Moser's lamp is of minimal construction: an empty two-liter plastic bottle. Moser fills the bottle with water and a little bleach (to prevent the water from growing algae). And that's it. The lamp isn't a lamp, per se, but it can provide approximately 40 to 60 watts of light (depending on the sun).
Moser simply drills a hole into the roof, pushes the capped bottle into the hole, and fixes the bottle with polyester resin so the hole doesn't leak. These —lamps " work with the simple refraction of sunlight: the bottle of water bends the sunlight and spreads it around the room.
Alfredo Moser's simple invention provides an effective means for residents to fill their home with light (during the day) without the need for electricity, which can be quite expensive. These lights further provide individuals the opportunity to grow food on small hydroponic farms with the light provided by these bottles.
As Moser points out, this method of lighting a home during the day is essentially free, and it provides a use for plastic bottles that might otherwise end up in a landfill— or worse. And if an individual needs more light, or needs to change out a bottle, they don't need to be hindered by the cost of, say, replacing an expensive window.
Moser's lamp model is currently being utilized in at least 15 countries.
Michaela Pedros, a design graduates of the Royal College of Art, utilizes discarded plastic bottles in her designs for building wood furniture. Her Joining Bottles project was presented at the Show RCA 2016 graduate exhibition.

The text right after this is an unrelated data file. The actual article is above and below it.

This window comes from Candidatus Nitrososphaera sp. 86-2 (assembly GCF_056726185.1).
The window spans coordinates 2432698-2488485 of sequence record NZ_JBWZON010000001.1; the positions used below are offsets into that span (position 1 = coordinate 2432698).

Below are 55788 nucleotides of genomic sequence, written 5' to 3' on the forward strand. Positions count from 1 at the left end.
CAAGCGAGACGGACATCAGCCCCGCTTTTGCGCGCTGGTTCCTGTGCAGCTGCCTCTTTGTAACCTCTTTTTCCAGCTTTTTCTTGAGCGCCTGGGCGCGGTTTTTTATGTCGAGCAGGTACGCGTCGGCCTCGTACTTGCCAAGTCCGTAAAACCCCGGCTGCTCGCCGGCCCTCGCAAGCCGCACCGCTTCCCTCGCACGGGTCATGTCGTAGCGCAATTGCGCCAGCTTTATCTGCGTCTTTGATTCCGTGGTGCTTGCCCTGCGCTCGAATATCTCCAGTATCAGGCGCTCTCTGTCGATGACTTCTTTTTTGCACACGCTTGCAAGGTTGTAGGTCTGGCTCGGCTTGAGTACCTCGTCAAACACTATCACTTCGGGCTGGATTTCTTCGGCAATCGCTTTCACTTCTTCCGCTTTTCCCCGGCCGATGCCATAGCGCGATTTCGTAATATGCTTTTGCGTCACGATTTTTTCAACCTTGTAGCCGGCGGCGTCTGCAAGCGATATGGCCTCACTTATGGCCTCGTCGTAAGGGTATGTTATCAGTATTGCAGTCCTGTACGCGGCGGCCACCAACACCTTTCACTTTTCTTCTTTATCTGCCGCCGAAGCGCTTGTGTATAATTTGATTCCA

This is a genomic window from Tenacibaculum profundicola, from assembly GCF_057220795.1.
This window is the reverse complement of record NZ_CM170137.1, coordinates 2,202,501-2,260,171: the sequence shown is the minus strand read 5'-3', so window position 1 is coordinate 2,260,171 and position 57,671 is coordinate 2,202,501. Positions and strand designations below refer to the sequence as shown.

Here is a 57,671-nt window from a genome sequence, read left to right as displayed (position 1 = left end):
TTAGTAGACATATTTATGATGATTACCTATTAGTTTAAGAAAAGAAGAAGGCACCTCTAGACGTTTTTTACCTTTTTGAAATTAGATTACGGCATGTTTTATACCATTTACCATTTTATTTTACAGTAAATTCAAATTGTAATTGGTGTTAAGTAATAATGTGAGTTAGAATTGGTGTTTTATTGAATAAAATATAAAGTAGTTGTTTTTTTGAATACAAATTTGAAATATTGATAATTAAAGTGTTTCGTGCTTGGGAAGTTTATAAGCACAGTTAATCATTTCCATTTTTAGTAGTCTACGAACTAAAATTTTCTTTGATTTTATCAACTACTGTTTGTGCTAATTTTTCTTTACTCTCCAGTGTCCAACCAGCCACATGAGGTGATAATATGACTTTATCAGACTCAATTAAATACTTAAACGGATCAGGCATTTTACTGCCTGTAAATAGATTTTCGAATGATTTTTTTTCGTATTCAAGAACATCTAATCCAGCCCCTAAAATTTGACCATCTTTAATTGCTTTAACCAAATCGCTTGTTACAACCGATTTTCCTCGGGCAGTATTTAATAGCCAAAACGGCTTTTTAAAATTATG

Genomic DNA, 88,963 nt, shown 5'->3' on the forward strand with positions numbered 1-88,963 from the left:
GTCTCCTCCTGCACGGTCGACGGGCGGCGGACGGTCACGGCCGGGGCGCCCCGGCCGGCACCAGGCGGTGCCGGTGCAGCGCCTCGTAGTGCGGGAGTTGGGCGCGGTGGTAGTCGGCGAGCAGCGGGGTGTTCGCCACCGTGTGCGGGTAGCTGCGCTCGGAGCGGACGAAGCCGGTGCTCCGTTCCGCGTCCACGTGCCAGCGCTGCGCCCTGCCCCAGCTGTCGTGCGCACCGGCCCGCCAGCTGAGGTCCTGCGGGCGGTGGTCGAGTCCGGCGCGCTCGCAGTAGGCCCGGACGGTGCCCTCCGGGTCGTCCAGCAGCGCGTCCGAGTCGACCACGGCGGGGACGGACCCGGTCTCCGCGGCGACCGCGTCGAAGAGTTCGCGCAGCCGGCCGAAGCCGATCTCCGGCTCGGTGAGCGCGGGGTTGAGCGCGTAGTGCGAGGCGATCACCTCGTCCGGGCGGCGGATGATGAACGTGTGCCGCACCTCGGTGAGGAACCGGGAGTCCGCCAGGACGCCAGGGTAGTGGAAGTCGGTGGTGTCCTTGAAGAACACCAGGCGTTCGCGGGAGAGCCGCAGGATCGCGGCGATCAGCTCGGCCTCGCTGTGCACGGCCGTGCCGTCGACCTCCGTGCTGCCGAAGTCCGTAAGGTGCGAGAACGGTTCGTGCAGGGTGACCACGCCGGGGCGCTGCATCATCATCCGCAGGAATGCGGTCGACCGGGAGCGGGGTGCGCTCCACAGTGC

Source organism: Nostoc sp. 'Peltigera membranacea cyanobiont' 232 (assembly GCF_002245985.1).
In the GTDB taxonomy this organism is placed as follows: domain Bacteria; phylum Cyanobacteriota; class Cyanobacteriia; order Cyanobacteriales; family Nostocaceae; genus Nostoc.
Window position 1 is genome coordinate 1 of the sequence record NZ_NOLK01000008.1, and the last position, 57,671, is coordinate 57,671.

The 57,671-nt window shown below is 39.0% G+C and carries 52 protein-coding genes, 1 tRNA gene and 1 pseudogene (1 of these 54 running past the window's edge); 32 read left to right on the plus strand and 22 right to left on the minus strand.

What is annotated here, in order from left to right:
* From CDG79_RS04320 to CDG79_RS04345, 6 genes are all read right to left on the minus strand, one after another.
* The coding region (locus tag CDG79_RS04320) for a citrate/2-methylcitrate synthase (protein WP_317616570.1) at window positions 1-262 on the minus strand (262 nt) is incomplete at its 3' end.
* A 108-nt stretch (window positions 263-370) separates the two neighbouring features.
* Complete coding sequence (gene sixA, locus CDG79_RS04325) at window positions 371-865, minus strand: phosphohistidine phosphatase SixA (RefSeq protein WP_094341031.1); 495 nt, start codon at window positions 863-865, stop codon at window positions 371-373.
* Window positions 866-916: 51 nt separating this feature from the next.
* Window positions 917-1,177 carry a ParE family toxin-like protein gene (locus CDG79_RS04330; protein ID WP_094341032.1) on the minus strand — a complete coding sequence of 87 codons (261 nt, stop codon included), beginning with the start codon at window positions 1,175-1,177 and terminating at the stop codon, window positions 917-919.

Pedros takes a plastic bottle, cuts it, puts it around two pieces of wood, and heats the plastic using a heat gun. The plastic shrinks around the wood creating a joint.
Pedros's primary reason for the project is to show others how this technique can be utilized to build inexpensive furniture using materials that are essentially all over the place (i.e. plastic bottles). She worked with a community group called R-Urban Wick in Hackney Wick, London, and ran workshops to teach people how to quickly build small pieces of furniture that they were able to take home.
Trash to Treasure
Producing plastics requires energy. Recycling plastics further requires energy. Individuals like Moser and Pedros provide simple alternative uses for plastic bottles by targeting regions and demographics where large-scale commercial recycling might not be a viable option (or an option, period). And while light-refracting lamps and quirky furniture are not going to provide a long-term and large-scale solution to an abundance of plastic waste, they do provide a useful solution for individuals who are inundated by —such trash and may lack the funds or infrastructure for costlier "standards."
These more —bespoke —methods of up-cycling plastic bottles are obviously not for everyone, but the fact that they exist proves that individuals across the globe recognize that there is a universal need to make use of existing —plastic products in manufacturing and design, on both an industrial scale and an individual scale. It doesn't hurt to start small: if everyone was a little more conscious of their waste and waste management, the inundation of plastic simply wouldn't be a huge problem.
The problem isn't what we —have, but rather what we do with it. Our call to action as a species should not be to focus on the "evils" or plastic, but instead we should focus on recycling (or up-cycling) the plastic once it is deemed "disposable". —We need to learn how to better turn our trash into treasure. — —
If you're not in the USA or Argentina, and would like another alternative for reusing your used plastic bottles, there also exists a tool called the Plastic Bottle Cutter, which will turn your plastic bottle into plastic rope: